Risk of suicide among site-based workers is three times the national average. Orbit Homes tells us about their partnership with Mates in Mind to provide support for mental wellbeing on construction sites
It is a well-known fact that the pandemic has had a major impact on the mental health of millions of employees. But for people working in construction, the stresses of the last few months are being felt particularly acutely.
A Chartered Institute of Building report published in May 2020 found that 26% of construction workers had experienced suicidal thoughts and a further 97% had experienced stress over the past year. The risk of suicide among some site-based workers is also three times the national average according to the ONS.
The pressure of working to a tight construction programme with deadlines to meet has intensified in recent months with the logistics of working within Government restrictions and disruptions to supply chains, making working conditions even more challenging.
‘Man up and get on with it’
Whilst more people are talking more openly about their mental health and wellbeing, we know that there are still lots of people suffering in silence. Encouraging people to open up about their mental health remains a particular issue in construction, where historically a ‘man up and get on with it’ culture has prevailed.
That’s why Orbit Homes is taking the issue seriously, recently announcing its support for mental health charity, Mates in Mind, which provides a framework for the organisation to raise awareness and address the stigma of poor mental health on its sites.
The charity provides clear information to UK employers, especially within the construction industry, on available support and guidance on mental health, as well as how they can address and improve this across their organisations.
In addition to becoming a Mates in Mind supporter, Orbit Homes is also working with The Black Country Blokes, a men’s mental health podcast which discusses all issues related to being a man, in today’s society.
Talk openly about mental health
Ray Winney, construction director for Orbit Homes East, commented: “Having personally lost a close friend to suicide, I am all too aware of how crucial it is that we do all we can to get people talking more openly about their mental health.
“Whilst the last few months have obviously presented its constraints in terms of getting out and about to support people face-to-face, we’re committed to doing everything we can to support everyone’s mental health and wellbeing.
“Via our partnerships with Mates in Mind and The Black Country Blokes we’ve been able to raise awareness of the issue in a relatable way through podcasts and visits to a couple of our sites by guys who have personal experience of issues themselves.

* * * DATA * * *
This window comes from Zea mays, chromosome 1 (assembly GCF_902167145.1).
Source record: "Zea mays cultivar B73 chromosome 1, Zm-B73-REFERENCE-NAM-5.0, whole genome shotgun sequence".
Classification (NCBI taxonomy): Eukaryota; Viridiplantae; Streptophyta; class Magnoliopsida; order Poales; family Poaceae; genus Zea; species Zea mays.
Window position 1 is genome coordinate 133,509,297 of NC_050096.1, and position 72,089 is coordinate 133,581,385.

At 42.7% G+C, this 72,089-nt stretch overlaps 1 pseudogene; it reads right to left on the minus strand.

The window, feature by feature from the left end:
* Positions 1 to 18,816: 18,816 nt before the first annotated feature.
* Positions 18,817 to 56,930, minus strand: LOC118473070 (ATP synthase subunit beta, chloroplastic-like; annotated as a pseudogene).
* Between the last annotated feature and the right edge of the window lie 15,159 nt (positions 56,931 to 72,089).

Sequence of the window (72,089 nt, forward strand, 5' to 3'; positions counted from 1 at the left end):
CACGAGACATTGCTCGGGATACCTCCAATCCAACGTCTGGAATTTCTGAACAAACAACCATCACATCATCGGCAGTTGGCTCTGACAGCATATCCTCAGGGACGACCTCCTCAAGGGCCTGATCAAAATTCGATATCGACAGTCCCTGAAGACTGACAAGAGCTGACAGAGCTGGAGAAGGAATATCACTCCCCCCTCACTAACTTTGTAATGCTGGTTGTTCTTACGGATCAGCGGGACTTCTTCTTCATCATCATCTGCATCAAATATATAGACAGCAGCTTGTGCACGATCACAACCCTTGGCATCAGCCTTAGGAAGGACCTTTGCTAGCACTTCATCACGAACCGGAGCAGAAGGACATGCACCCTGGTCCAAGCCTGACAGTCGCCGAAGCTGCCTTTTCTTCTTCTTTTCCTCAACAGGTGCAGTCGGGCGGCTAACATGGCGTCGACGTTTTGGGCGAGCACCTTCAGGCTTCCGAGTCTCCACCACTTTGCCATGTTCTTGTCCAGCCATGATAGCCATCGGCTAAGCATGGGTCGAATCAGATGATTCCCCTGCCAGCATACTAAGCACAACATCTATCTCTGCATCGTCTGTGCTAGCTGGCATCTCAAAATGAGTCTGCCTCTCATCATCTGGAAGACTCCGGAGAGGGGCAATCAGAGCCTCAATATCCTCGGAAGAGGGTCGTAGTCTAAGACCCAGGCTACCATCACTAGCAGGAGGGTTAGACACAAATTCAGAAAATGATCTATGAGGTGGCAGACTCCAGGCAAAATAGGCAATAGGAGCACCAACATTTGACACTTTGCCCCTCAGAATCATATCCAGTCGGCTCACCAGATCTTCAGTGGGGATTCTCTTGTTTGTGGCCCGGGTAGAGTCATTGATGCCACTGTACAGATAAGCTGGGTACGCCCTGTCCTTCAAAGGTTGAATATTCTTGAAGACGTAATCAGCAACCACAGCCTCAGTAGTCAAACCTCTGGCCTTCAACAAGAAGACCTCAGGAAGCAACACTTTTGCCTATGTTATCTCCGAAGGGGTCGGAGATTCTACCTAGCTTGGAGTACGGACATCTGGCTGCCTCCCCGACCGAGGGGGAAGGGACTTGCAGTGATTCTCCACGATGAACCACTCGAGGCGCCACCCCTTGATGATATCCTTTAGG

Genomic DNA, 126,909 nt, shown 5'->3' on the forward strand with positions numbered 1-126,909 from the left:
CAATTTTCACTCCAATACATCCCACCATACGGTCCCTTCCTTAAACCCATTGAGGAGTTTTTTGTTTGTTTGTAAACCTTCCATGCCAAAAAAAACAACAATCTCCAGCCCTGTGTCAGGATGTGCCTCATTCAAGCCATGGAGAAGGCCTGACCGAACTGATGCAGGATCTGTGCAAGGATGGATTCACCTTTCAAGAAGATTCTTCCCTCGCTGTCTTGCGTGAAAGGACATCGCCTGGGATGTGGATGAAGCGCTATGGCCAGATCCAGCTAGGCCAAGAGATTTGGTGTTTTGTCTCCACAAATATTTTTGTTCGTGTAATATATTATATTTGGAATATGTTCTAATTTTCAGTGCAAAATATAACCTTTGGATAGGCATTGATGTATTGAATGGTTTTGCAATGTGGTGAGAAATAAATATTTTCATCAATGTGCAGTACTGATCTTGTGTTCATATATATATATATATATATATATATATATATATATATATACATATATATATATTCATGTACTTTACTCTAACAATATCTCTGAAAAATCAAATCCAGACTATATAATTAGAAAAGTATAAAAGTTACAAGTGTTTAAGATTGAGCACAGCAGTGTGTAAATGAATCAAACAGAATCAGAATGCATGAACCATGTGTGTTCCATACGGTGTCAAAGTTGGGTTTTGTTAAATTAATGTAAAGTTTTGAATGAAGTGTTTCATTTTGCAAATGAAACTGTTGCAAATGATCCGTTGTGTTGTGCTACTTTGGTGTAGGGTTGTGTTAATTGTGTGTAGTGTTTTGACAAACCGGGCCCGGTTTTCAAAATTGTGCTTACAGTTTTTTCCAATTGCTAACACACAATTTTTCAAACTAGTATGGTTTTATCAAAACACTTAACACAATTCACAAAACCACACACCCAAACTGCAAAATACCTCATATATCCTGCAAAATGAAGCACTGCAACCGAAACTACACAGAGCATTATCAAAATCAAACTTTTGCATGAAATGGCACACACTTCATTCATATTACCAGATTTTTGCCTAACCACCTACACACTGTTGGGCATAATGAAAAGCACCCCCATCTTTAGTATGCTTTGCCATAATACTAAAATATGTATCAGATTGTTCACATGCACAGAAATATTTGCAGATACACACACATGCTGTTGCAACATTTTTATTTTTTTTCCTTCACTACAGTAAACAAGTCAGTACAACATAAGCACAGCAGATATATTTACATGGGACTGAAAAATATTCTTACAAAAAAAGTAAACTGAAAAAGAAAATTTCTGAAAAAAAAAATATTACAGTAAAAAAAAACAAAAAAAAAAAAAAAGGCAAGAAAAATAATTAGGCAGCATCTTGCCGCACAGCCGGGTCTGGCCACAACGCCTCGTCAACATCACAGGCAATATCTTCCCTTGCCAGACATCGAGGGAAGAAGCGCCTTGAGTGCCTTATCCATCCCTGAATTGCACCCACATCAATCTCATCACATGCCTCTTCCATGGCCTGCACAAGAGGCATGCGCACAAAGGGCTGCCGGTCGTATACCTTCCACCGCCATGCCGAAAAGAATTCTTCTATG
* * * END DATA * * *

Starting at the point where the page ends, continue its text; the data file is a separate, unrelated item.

“Now that restrictions are lifting, I’m really keen to develop our buddy system so that people have a direct point of contact on site for some support when they need it.”
“There’s no avoiding the fact that the industry we work in generates pressure and stress,” added Jon Love, Construction Director for Orbit Homes South.
“Every day on site we are faced with meeting deadlines in the context of ongoing restrictions, supply issues and in some cases a high turnover of employees.
‘Not suffer alone in silence’
“However, despite that we have started making inroads into the stigma surrounding mental health and creating a working environment in which people can feel comfortable to talk about their wellbeing, seek the help they need if they are struggling and not suffer alone in silence.
“As well as the support available to colleagues via our partnerships with Mates in Mind and The Black Country Blokes, our Healthy Mind First Aiders (HMFAs) have all received Mental Health First Aider training and meet once a month to share ideas and to support each other. The HMFAs support with raising awareness across all areas of wellbeing and provide a non-judgemental listening ear to anyone who needs them.”
Winney concluded: “Orbit’s mental health awareness and culture has seen an increased in people sharing their struggles recently. These are guys that five years ago probably would have kept their struggles to themselves, so I am encouraged that things are changing and that the steps we’re taking to encourage people to seek help when they need it are starting to work, making it easier for people to come forward and say ‘I’m not ok’. This is a really crucial first step for people to get the support they need and for us to create a working environment where people can thrive and be their best.”